Written on November 02, 2019
Face Equality gives a name to something our community has always known: people with scars are just like everybody else.
It’s the idea that people with unusual appearances have equal value in society, that they deserve equal acceptance and respect. It’s the idea that people shouldn’t be defined by what they look like.
Phoenix Society hasn’t always called it Face Equality, but we’ve been advocating for acceptance and respect for decades. With statements like “Beyond My Scars,” “Burns are Beautiful,” and “You are Greater Than,” we’ve been reminding each other – and the world – that our scars don’t hold us back.
Face Equality is a banner to unite under as we advocate for awareness and acceptance of people with physical differences.
Changing Faces’ 2017 report found that more than 80% of people with facial differences experienced staring, comments, or unpleasantness from a stranger.1 In school, 49.5% were bullied because of their appearance.1 People target those who are different, and disfigurement is often an impossible difference to hide.
41.6% felt their appearance influenced their performance in school, including exams.1 Later in life, 55.7% of adults feel having a facial difference affected their lifetime ambitions for their career.1 When we aren’t supported by teachers and colleagues, when our interviewer has a strong implicit bias, we are never able to live up to our full potential.
Last year in Burn Support Magazine, we took a deep dive into film portrayal of characters with burn scars. What we found was pretty grim: 69% hid their scars, 62% were villains, and only 16% had any friends.2 This type of harmful bias against people with scars is exactly what the Face Equality movement is striving to change.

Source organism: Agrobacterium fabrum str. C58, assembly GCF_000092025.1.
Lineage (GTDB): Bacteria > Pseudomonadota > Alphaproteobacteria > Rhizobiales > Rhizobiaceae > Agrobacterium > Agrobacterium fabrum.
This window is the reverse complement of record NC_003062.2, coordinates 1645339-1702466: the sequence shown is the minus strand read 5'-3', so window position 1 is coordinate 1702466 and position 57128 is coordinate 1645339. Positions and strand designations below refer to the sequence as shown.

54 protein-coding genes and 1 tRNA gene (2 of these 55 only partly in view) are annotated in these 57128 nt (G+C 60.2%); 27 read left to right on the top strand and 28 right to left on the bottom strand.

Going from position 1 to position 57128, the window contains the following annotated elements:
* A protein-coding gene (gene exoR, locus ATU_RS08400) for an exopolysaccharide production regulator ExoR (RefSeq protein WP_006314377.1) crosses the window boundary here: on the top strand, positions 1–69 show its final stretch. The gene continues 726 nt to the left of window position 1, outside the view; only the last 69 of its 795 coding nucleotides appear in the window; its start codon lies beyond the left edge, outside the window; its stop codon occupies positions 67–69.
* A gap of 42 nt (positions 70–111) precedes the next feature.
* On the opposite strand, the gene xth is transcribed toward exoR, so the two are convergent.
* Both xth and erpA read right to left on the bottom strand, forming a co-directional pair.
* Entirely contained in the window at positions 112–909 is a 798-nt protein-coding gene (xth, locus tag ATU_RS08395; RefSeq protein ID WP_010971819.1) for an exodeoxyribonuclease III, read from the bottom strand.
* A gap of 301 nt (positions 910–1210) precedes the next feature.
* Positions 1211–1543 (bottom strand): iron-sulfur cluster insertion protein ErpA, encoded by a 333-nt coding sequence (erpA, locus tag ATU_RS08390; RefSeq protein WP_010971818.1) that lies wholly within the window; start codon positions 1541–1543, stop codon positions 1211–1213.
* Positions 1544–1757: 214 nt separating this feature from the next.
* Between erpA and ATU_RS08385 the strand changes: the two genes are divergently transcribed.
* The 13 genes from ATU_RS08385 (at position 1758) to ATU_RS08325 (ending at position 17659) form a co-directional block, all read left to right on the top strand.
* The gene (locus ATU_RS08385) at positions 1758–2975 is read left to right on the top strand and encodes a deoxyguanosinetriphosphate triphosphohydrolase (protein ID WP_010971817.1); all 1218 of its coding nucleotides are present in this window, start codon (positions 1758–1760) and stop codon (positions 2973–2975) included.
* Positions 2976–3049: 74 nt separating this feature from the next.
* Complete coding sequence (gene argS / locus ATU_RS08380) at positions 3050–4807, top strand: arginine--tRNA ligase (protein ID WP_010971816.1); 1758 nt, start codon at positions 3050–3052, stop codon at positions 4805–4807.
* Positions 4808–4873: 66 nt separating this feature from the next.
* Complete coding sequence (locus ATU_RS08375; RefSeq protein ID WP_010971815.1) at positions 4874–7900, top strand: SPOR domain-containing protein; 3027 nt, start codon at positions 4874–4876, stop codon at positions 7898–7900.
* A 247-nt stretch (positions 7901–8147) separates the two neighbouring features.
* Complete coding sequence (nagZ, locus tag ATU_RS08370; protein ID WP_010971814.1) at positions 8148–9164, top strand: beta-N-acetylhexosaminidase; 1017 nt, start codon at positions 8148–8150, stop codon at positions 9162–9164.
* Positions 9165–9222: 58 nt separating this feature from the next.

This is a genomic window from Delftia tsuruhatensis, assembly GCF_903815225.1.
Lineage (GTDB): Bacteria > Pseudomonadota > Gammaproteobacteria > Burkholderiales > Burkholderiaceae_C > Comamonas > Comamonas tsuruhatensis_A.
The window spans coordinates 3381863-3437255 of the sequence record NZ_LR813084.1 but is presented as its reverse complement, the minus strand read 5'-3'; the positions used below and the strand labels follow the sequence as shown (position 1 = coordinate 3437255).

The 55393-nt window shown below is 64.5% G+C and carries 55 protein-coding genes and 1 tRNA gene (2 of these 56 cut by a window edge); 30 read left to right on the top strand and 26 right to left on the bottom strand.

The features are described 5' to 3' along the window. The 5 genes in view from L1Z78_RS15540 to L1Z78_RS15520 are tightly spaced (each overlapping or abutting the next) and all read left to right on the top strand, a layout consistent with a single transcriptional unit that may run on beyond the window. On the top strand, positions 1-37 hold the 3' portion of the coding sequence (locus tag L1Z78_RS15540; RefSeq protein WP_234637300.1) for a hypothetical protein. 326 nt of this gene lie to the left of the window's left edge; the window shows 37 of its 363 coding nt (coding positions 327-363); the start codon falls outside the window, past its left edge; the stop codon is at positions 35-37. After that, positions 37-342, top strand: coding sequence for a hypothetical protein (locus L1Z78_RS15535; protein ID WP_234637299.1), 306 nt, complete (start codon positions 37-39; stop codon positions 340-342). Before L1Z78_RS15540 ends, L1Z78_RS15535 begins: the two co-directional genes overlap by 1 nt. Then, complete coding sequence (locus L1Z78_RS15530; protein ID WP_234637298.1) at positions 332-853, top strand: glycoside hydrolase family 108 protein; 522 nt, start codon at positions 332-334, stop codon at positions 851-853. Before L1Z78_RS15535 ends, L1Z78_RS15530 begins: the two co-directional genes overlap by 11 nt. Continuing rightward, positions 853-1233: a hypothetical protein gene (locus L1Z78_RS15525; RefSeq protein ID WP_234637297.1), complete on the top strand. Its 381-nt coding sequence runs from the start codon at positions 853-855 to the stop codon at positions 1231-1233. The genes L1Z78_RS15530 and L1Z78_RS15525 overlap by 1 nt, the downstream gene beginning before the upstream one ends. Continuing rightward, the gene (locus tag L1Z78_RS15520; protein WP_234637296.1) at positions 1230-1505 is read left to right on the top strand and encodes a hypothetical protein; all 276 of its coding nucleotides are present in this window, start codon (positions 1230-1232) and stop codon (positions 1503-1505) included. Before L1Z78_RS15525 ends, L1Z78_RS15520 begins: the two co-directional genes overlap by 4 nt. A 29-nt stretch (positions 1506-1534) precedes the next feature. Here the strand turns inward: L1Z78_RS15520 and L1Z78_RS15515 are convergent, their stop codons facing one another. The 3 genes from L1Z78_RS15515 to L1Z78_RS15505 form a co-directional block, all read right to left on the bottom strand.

Because of stereotypical and biased media portrayals, many have harmful misconceptions about people with facial differences. Many people with scars worry they’ll never fall in love, start a family, or be able to make friends. Between other people’s biases and our own negative self-talk, it can be hard to get back to living.
Our “Burns are Beautiful” campaign set out to promote self love and the beauty of scars. Whether you use creative cosmetics to build your confidence or practice self compassion and self love through mindfulness, you have the right to respect yourself. It’s not always easy in a world that doesn’t always respect people with scars, and that’s where Face Equality comes in.
The mission of Face Equality International (FEI) is to mobilize the many groups and organizations, big and small, national and international, that support and represent people with disfigurements. Together, we hope to create the solidarity needed to gain global attention for the campaign for Face Equality.
“A vital step in any burn survivor’s recovery is accepting their changed appearance and gaining confidence in social situations. For many, this is a long, difficult journey – but it doesn’t have to be. Phoenix Society for Burn Survivors is proud to be a founding member of Face Equality International, an exciting step toward elevating people with scars and facial conditions. Together, we can reduce bias and promote acceptance on a global scale.”
- Amy Acton, Executive Director
FEI will raise the profile of disfigurement and put the issues people with disfigurements experience on the agenda of the UN Convention for the Rights of People with Disabilities (CRPD), international bodies, companies and social media outlets.
1. Changing Faces. (2017). Disfigurement in the UK.
2. Badger, Karen PhD, MSW, and Acton, Niki. (2018). “Villains, Victims, and Vigilantes: The Portrayal of Scars in Pop Culture.“ Burn Support Magazine.